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FOX News: “Early human ‘Lucy’ swung from the trees” Lucy was a real swinger.
To support their contention that ape-like ancestors became human because they learned to walk upright, evolutionists would like to bring Lucy down from the trees. But paleoanthropologists David Green and Zeresenay Alemseged have determined Lucy’s cousins retained their anatomical equipment for swinging through the forest and therefore likely did just that.
“The question as to whether Australopithecus afarensis was strictly bipedal or if they also climbed trees has been intensely debated for more than 30 years,” Green explains. “These remarkable fossils provide strong evidence that these individuals were still climbing at this stage in human evolution.”
Australopithecus afarensis, of which the most well known specimen is “Lucy,” is an extinct ape widely accepted among evolutionists as a human ancestor that was acquiring features useful to a proto-human.
Some evolutionists, zealous to depict Lucy as bipedal, get offended at the Creation Museum’s anatomically correct reconstruction depicting her as a knuckle-walker and even ignore the evidence presented by other evolutionists that her wrists were well suited to supporting her weight.1 If Lucy and her cousins could be shown to have abandoned the trees, so much the better. Of course, evolutionary thinking always has a way to adapt to any data. So, since the latest data leaves the afarensis family flying through the air with the greatest of ease, that’s okay too.
By examining the shoulder blades, the researchers have determined that Selam, just like modern apes, was well-equipped for climbing.
Alemseged discovered a female juvenile Au. afarensis fossil, nicknamed “Selam,” in 2000. “Before DIK-1-1’s discovery,” he and Green write, ”the limited number of fossil scapulae [shoulder blades] provided only tentative clues that the australopith shoulder was apelike.”2 “Because shoulder blades are paper-thin, they rarely fossilize, and when they do, they are almost always fragmentary,” Alemseged says. “So finding both shoulder blades completely intact and attached to a skeleton of a known and pivotal species was like hitting the jackpot.” By examining them, the researchers have determined that Selam, just like modern apes, was well-equipped for climbing.
The shoulder has a ball-and-socket joint that provides excellent range of motion. Thanks to this joint, both humans and apes can raise their arms above their heads. In humans, the socket (glenoid fossa) is pointed to the side. But in apes, the socket is oriented more upwards, a helpful arrangement for animals that regularly dangle their body weight from their shoulders.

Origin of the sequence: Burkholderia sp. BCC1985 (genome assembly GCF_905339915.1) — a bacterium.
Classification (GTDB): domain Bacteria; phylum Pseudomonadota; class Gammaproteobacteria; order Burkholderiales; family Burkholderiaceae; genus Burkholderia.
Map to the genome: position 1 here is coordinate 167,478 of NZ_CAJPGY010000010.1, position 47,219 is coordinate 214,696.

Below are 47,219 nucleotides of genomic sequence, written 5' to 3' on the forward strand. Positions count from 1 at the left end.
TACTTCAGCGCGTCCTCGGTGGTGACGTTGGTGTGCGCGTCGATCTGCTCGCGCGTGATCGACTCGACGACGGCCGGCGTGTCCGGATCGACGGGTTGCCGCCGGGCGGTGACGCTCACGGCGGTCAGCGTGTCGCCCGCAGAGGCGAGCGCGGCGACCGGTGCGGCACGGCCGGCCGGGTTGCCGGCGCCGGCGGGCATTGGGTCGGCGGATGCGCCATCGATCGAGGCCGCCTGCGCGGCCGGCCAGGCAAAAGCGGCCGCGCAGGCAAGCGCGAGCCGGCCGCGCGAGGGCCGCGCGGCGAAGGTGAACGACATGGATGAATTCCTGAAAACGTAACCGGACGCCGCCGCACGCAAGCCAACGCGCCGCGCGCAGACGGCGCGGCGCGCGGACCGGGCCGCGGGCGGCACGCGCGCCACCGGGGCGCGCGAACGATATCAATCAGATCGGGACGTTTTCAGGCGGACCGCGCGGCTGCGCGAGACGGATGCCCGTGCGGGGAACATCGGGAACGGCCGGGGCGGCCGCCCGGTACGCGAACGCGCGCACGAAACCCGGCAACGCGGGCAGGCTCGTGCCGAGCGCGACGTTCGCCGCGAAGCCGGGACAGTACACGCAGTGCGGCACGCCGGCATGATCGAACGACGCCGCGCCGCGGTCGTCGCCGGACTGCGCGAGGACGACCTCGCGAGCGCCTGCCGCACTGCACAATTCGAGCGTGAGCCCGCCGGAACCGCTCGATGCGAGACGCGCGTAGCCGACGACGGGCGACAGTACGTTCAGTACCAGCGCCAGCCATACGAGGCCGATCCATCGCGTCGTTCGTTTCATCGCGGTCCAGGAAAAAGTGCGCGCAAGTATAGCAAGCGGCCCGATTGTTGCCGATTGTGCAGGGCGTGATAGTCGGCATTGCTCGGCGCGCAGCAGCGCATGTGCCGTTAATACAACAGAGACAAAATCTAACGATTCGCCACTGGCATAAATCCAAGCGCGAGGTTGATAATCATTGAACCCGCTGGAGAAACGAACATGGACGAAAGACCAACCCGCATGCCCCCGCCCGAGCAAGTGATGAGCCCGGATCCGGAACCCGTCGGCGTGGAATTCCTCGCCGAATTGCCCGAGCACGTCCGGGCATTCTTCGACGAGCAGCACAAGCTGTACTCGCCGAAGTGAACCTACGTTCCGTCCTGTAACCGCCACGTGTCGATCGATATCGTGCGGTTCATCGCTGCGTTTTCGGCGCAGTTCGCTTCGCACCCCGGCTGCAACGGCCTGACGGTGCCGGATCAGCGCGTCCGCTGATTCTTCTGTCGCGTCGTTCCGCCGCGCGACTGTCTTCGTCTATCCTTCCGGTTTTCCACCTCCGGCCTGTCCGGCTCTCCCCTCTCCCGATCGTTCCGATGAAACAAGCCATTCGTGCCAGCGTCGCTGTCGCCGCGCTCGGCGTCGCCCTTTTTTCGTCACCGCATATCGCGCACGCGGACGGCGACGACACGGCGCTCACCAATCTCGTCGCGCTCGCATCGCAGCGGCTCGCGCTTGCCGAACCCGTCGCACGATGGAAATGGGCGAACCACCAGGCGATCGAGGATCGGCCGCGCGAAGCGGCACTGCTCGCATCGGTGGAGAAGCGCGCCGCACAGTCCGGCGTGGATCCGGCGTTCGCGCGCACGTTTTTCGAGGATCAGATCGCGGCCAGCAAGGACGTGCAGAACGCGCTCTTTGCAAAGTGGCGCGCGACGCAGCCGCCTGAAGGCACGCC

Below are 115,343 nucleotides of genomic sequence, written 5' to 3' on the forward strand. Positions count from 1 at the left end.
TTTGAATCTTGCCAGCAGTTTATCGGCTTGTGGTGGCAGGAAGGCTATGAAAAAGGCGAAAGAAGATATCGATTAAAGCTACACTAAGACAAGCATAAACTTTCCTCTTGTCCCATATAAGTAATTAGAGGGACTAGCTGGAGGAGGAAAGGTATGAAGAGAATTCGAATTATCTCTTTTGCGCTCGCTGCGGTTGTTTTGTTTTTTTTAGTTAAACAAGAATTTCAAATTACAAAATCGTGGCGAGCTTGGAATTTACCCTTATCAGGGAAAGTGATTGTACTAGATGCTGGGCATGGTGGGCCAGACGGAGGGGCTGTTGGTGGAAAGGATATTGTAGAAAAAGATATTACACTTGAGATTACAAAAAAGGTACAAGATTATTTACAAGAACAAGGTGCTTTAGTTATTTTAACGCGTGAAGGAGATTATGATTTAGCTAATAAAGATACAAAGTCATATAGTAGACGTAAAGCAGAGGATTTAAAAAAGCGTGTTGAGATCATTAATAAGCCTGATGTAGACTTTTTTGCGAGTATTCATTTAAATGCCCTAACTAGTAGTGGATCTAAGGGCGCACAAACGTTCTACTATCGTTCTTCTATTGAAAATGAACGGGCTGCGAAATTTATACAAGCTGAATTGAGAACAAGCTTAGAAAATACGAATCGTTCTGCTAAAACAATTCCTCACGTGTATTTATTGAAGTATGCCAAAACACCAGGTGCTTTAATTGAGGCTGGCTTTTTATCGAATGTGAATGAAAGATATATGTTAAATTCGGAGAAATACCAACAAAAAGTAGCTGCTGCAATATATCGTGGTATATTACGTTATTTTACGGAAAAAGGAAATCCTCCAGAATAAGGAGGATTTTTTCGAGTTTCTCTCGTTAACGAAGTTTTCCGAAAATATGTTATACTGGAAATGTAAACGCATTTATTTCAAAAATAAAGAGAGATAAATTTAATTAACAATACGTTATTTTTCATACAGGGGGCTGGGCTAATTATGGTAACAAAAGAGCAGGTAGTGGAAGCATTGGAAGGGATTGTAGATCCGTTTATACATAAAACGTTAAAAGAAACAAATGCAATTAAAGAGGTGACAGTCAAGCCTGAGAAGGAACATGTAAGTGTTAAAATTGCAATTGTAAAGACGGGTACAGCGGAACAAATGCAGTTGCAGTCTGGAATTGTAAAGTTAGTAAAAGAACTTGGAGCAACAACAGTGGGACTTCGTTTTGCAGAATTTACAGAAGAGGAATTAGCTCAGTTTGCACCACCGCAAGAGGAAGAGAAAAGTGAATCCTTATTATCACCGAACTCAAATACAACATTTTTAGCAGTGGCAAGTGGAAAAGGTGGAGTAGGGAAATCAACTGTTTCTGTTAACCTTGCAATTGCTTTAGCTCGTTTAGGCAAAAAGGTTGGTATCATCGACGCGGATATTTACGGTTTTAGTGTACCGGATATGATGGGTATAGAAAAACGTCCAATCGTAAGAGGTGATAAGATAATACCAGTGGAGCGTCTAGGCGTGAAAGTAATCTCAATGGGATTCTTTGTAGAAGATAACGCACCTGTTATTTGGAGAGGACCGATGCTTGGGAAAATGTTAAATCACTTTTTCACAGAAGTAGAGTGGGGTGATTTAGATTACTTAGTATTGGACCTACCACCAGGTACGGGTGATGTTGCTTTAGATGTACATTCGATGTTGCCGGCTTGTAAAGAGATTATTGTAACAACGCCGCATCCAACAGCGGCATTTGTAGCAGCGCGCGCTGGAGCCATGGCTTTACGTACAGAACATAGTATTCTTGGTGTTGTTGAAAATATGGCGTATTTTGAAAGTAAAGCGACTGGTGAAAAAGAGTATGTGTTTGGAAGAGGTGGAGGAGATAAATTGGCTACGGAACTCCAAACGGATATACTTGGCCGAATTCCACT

“The scapulae of the African apes, and to a lesser extent, Pongo [orangutans], differ from those of Homo [humans] in possessing more cranially oriented glenoid fossae, which may be an adaptation to more effectively distribute strain over the joint capsule during climbing and reaching when the upper limb is loaded.”3 Also, on the back of the scapula, the spine, a bony ridge to which muscles like the trapezius attach, is closer to the horizontal in humans, but “Suspensory great apes also possess obliquely oriented scapular spines.”4 (See the illustration.)
Green and Alemseged compared Selam’s shoulder blades to those of juvenile and adult australopithecines (afarensis and africanus), gorillas, chimpanzees, orangutans, Homo erectus, Homo floresiensis, and modern humans. Both sorts of extinct humans (H. erectus and H. floresiensis) had laterally facing sockets and the more or less horizontal scapular spines typical of modern humans.5 Selam’s shoulder blades, however, were in all ways ape-like and most closely matched the gorilla.6
“The apelike appearance of the most complete A. afarensis scapulae [i.e. Selam’s] strengthens the hypothesis that these hominins participated in a behavioral strategy that incorporated a considerable amount of arboreal behaviors in addition to bipedal locomotion,” they conclude.7 “This new find confirms the pivotal place that Lucy and Selam's species occupies in human evolution,” Alemseged says. “While bipedal like humans, A. afarensis was still a capable climber. Though not fully human, A. afarensis was clearly on its way.”
What is clear, actually, is that the evolutionists have found additional anatomical evidence that Australopithecus afarensis was just an ape. Nothing about the results screams “human” or “human-in-the-making” but only “ape.” Scooting australopithecines along the evolutionary path to “human-hood” is a job for the evolutionary imagination. But if Lucy and Selam were not extinct, they’d just be another exhibit in the ape section of the zoo. God created apes and humans on the same day about 6,000 years ago. Humans did not evolve from ape-like predecessors.
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